That Giant Sucking Sound. . . .

Sep 27, 2003
Puerto Rico/NYC
Yes, boyz and girlzz, here we go again, it's that time of year when our humidors, especially folks like me in the Northeast with four basic, beautiful, but "beginner" style wooden desk top humidors see a sudden drop in the levels across the board. If any of them have kept too high a humidity level for too long, that's not so bad, but levels can sink so fast and to such a low level during the next six months or so, that cigar maintenance suddenly becomes a much more frequent part of one's life.

And that's not such a bad thing, since part of the fun of a hobby is knowing all it's technicalities. :D

Just watch out for . . .

That Giant Sucking Sound. :cry:
Aug 12, 2004
Albuquerque, NM
Happens here in the SouthWest as well, many times 'cuz we quit running the swamp coolers (that really add to the humidity in our indoor air) and turn on the furnaces. Not me yet, but it is starting to get cool at night now.... time to pay more attention the the water levels.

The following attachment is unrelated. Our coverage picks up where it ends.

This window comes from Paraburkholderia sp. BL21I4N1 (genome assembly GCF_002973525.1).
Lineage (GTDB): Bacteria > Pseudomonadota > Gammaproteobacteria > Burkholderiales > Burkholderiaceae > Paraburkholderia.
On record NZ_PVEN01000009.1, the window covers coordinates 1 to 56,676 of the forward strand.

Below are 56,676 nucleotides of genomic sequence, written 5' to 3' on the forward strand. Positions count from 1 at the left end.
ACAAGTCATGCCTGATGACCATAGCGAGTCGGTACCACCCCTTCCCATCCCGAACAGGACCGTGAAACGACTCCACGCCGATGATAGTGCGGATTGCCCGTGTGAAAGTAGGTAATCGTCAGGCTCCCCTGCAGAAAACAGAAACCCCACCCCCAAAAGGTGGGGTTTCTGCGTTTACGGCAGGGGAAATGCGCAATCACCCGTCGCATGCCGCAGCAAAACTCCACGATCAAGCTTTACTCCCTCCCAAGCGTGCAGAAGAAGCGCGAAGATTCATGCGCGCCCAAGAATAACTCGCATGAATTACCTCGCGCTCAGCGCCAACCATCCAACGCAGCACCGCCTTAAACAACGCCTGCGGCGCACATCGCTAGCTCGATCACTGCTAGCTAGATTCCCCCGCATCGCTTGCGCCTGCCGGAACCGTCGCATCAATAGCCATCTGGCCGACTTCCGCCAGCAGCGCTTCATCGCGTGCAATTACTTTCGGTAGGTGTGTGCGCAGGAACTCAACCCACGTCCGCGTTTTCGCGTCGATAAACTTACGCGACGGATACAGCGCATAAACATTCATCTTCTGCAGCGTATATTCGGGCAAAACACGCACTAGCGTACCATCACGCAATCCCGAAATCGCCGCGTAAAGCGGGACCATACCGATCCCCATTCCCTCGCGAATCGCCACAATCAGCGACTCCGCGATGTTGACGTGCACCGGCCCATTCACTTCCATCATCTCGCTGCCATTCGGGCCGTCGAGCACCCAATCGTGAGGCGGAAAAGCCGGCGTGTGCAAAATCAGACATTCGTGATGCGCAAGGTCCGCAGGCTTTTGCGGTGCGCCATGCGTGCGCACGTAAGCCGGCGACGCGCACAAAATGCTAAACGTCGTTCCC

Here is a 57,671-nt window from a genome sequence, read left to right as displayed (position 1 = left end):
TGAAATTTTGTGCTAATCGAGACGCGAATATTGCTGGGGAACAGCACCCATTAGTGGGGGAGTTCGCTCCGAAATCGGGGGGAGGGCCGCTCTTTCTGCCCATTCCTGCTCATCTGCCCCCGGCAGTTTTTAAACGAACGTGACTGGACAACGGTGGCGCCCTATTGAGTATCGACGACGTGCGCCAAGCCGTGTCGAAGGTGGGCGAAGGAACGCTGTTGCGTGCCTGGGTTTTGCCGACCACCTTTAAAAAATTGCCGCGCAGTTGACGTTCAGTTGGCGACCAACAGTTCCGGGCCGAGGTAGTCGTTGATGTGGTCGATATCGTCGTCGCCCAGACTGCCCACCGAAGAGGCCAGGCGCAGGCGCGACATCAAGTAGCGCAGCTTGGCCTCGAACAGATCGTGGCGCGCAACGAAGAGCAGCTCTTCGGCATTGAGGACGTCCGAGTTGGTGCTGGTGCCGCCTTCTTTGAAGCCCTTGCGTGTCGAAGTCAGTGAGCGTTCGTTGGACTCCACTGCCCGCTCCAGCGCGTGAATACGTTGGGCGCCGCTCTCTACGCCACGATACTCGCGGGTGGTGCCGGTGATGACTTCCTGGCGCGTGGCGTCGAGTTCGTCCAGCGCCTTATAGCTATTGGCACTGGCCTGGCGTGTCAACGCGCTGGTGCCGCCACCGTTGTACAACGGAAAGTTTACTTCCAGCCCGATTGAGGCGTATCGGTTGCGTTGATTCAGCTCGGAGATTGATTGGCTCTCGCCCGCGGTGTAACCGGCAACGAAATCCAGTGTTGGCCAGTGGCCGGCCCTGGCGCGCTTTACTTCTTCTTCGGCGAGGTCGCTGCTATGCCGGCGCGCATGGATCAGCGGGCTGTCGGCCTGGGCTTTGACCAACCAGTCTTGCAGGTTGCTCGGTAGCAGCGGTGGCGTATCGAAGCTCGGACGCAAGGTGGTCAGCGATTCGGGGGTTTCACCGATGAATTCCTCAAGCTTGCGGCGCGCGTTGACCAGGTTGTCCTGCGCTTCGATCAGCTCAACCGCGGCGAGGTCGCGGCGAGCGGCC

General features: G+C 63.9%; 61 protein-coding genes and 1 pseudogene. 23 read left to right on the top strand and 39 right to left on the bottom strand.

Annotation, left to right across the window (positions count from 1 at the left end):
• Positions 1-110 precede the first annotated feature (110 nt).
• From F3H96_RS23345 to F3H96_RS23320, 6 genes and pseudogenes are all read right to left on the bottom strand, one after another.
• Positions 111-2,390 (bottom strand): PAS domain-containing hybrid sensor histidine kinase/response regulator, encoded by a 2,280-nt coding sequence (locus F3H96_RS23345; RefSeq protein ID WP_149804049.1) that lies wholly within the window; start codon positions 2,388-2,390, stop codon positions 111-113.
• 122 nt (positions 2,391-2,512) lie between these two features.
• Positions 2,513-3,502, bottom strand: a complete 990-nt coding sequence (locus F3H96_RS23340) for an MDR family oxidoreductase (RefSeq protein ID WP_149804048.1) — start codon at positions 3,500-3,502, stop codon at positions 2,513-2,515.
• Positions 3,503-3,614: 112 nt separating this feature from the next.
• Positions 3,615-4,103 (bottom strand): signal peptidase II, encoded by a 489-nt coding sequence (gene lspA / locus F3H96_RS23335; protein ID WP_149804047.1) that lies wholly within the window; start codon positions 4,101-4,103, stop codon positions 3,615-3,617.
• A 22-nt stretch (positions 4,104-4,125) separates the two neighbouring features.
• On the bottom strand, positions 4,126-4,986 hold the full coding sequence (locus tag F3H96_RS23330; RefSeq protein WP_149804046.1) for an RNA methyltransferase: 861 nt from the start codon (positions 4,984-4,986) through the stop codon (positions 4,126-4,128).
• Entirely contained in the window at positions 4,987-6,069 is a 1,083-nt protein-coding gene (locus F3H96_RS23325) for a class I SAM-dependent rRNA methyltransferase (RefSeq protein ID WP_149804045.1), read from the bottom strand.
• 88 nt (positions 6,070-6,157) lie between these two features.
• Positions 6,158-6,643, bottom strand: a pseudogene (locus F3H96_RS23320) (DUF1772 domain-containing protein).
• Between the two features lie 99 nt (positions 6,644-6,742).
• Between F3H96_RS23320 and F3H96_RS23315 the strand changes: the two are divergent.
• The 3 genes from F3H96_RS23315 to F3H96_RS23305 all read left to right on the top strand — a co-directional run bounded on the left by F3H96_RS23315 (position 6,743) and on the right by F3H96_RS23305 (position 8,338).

Aug 19, 2004
Chicago Born/Raised. Hollywood CA Resident
my 300 ct is at 72, 67%, but the cabinet dropped from 71 to 64 over night! I should have closed the sliding door all the way!
Aug 14, 2004
I recommend the use of Climmax beads!
They can really help in keeping your Humi right where you want it!
I am about to add my Cigar Oasis back to my cabinet & use the Climmax beads to make sure it does not spike!
Nothing worse than finding you collection of fine cigars to damp or
to dry!


Ammo cans lined with spanish cedar work better than any of the humidors I have. If you are craft oriented the lining can be made out of old cigar boxes or you can use multiple old boxes in the ammo can. Run the ammo can and cover through the dishwasher at least once to remove any oil or other stuff that might impart a distinctive flavor to your cigars.